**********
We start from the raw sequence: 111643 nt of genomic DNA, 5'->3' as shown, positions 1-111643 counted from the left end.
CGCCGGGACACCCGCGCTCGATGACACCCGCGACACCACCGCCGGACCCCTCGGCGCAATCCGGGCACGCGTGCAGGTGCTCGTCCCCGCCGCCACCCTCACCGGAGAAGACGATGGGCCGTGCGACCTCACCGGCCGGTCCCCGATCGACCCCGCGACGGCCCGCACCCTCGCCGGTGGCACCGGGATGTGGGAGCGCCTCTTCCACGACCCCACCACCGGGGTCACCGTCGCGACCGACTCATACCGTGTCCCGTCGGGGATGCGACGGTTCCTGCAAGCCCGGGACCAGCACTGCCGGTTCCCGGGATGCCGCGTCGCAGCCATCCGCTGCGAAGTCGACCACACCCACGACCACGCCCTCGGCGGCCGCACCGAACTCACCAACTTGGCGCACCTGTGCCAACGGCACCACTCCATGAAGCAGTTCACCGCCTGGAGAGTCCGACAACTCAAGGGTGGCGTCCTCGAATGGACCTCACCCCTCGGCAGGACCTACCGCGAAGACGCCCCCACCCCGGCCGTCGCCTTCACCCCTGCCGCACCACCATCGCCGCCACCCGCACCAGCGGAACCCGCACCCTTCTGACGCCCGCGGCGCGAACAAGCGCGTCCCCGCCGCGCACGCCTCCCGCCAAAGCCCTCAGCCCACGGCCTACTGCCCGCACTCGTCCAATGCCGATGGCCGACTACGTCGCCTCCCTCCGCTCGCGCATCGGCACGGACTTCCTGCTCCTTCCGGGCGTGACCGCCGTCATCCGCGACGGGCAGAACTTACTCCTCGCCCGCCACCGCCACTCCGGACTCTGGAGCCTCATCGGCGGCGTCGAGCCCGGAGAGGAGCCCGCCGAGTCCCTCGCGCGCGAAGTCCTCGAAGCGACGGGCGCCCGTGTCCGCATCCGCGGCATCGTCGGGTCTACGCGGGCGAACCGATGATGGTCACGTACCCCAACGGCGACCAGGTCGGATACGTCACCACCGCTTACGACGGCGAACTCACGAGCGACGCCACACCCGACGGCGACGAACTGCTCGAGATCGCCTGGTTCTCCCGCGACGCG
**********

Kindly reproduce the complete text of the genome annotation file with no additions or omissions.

We start from the raw sequence: 111643 nt of genomic DNA, 5'->3' as shown, positions 1-111643 counted from the left end.
CGCCGGGACACCCGCGCTCGATGACACCCGCGACACCACCGCCGGACCCCTCGGCGCAATCCGGGCACGCGTGCAGGTGCTCGTCCCCGCCGCCACCCTCACCGGAGAAGACGATGGGCCGTGCGACCTCACCGGCCGGTCCCCGATCGACCCCGCGACGGCCCGCACCCTCGCCGGTGGCACCGGGATGTGGGAGCGCCTCTTCCACGACCCCACCACCGGGGTCACCGTCGCGACCGACTCATACCGTGTCCCGTCGGGGATGCGACGGTTCCTGCAAGCCCGGGACCAGCACTGCCGGTTCCCGGGATGCCGCGTCGCAGCCATCCGCTGCGAAGTCGACCACACCCACGACCACGCCCTCGGCGGCCGCACCGAACTCACCAACTTGGCGCACCTGTGCCAACGGCACCACTCCATGAAGCAGTTCACCGCCTGGAGAGTCCGACAACTCAAGGGTGGCGTCCTCGAATGGACCTCACCCCTCGGCAGGACCTACCGCGAAGACGCCCCCACCCCGGCCGTCGCCTTCACCCCTGCCGCACCACCATCGCCGCCACCCGCACCAGCGGAACCCGCACCCTTCTGACGCCCGCGGCGCGAACAAGCGCGTCCCCGCCGCGCACGCCTCCCGCCAAAGCCCTCAGCCCACGGCCTACTGCCCGCACTCGTCCAATGCCGATGGCCGACTACGTCGCCTCCCTCCGCTCGCGCATCGGCACGGACTTCCTGCTCCTTCCGGGCGTGACCGCCGTCATCCGCGACGGGCAGAACTTACTCCTCGCCCGCCACCGCCACTCCGGACTCTGGAGCCTCATCGGCGGCGTCGAGCCCGGAGAGGAGCCCGCCGAGTCCCTCGCGCGCGAAGTCCTCGAAGCGACGGGCGCCCGTGTCCGCATCCGCGGCATCGTCGGGTCTACGCGGGCGAACCGATGATGGTCACGTACCCCAACGGCGACCAGGTCGGATACGTCACCACCGCTTACGACGGCGAACTCACGAGCGACGCCACACCCGACGGCGACGAACTGCTCGAGATCGCCTGGTTCTCCCGCGACGCG